The world could face a new food crisis of the kind seen in 2007/08 if countries resort to export bans, the UN’s food agency warned yesterday, after reporting a surge in global food prices due to a drought-fueled grain price rally.
A mix of high oil prices, growing use of biofuels, bad weather, restrictive export policies and soaring grain futures markets pushed up prices of food in 2007/08, sparking violent protests in countries including Egypt, Cameroon and Haiti.
Concern about extreme hot and dry weather in the US Midwest sent corn and soybean prices to record highs last month, driving overall food prices higher again and reversing the Food and Agriculture Organization’s expectations for steady declines this year.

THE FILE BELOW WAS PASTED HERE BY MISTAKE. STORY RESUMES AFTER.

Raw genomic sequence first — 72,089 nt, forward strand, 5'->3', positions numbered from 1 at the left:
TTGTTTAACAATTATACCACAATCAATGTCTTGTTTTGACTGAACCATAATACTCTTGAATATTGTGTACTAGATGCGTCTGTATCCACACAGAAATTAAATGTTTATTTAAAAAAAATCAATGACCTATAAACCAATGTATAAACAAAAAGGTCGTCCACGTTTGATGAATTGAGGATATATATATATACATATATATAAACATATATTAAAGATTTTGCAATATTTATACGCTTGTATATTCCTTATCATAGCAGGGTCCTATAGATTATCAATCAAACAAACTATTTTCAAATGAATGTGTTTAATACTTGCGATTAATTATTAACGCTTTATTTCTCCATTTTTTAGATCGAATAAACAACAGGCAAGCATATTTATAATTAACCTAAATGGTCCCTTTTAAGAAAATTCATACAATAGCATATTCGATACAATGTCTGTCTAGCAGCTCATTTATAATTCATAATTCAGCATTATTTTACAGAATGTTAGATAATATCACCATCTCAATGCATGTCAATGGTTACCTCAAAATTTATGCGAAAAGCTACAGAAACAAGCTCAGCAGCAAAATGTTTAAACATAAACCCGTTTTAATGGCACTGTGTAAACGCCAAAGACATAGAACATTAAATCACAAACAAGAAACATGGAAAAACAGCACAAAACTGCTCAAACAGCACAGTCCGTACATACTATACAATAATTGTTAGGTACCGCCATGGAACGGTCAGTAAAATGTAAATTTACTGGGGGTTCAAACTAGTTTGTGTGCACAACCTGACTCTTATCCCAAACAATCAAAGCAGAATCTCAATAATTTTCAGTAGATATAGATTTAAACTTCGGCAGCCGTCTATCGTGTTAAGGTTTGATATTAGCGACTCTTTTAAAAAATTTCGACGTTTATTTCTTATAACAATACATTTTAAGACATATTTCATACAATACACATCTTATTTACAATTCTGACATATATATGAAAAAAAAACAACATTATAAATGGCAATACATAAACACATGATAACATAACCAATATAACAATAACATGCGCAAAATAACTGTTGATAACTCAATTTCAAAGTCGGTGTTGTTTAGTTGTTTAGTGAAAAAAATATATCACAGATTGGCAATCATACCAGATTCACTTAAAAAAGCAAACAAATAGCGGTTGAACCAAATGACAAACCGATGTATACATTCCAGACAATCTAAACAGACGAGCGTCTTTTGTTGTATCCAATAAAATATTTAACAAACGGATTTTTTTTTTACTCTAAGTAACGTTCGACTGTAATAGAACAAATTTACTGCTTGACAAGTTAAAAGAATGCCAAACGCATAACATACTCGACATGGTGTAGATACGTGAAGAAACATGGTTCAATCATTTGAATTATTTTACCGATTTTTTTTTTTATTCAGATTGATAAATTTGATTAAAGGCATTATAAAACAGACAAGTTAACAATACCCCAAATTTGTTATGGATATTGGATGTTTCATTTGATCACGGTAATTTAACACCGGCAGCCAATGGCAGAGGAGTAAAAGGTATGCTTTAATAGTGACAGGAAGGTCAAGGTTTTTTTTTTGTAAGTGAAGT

“There is a potential for a situation to develop like we had back in 2007/08,” FAO’s senior economist and grain analyst Abdolreza Abbassian told Reuters.
“There is an expectation that this time around we will not pursue bad policies and intervene in the market by restrictions, and if that doesn’t happen we will not see such a serious situation as 2007/08. But if those policies get repeated, anything is possible.”
The FAO Food Price Index, which measures monthly price changes for a food basket of cereals, oilseeds, dairy, meat and sugar, averaged 213 points in July against 201 points in June, the FAO said in its monthly index update.
The rise followed three months of declines. Although below a peak of 238 points in February 2011, when high food prices helped drive the Arab Spring uprisings in the Middle East and North Africa, the index is still higher now than during the food price crisis in 2007/08.